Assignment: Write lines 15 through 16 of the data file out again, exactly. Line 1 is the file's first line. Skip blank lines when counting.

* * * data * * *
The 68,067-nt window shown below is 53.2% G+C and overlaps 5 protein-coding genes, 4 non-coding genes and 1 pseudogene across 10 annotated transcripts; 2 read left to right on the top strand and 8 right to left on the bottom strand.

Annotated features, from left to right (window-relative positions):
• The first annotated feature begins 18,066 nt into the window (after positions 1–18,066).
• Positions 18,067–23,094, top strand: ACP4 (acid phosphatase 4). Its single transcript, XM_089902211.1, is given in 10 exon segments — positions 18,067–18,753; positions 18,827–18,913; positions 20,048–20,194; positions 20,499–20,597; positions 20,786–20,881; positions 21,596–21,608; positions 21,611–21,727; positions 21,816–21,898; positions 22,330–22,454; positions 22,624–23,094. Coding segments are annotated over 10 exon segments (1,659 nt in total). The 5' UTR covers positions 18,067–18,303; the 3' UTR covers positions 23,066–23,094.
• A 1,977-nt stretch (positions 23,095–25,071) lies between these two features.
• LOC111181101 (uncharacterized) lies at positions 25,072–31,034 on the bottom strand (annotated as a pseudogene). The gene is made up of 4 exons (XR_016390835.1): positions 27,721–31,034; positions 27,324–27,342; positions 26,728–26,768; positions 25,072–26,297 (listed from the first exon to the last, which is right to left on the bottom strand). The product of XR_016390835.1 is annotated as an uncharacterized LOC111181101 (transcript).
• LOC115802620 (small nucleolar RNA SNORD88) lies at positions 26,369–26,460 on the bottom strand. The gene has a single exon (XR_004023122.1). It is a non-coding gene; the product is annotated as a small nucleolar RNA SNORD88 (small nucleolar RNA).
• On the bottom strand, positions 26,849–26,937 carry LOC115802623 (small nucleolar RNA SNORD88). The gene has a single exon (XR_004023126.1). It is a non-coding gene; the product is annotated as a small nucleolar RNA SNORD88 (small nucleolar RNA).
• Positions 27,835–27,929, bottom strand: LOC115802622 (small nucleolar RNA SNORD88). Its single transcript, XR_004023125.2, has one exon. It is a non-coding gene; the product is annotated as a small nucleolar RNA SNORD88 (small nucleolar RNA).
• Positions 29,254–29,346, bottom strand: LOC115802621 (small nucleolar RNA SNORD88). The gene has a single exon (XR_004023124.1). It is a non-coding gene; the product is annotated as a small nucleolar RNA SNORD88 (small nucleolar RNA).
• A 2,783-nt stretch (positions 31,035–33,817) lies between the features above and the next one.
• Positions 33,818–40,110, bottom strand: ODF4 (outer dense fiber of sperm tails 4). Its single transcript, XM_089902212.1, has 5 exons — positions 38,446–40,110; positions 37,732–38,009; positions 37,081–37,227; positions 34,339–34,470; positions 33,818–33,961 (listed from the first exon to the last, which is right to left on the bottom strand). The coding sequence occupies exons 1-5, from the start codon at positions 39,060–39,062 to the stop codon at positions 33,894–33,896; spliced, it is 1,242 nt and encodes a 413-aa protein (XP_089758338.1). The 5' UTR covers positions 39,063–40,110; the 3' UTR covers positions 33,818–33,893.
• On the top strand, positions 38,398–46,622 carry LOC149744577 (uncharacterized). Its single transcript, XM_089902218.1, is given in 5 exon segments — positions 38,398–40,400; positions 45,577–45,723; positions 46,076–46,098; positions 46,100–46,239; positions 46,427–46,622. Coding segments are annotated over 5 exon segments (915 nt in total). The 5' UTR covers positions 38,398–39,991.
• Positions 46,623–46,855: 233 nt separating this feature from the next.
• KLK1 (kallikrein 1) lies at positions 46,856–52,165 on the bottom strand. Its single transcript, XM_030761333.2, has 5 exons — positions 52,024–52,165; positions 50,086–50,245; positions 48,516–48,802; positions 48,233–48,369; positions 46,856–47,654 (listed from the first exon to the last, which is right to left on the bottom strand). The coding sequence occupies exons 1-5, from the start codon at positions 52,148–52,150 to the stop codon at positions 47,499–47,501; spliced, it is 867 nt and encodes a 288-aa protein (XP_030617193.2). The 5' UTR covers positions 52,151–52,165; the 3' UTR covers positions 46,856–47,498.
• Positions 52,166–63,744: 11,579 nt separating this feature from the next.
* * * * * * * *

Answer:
• KLK1 (kallikrein 1) lies at positions 46,856–52,165 on the bottom strand. Its single transcript, XM_030761333.2, has 5 exons — positions 52,024–52,165; positions 50,086–50,245; positions 48,516–48,802; positions 48,233–48,369; positions 46,856–47,654 (listed from the first exon to the last, which is right to left on the bottom strand). The coding sequence occupies exons 1-5, from the start codon at positions 52,148–52,150 to the stop codon at positions 47,499–47,501; spliced, it is 867 nt and encodes a 288-aa protein (XP_030617193.2). The 5' UTR covers positions 52,151–52,165; the 3' UTR covers positions 46,856–47,498.
• Positions 52,166–63,744: 11,579 nt separating this feature from the next.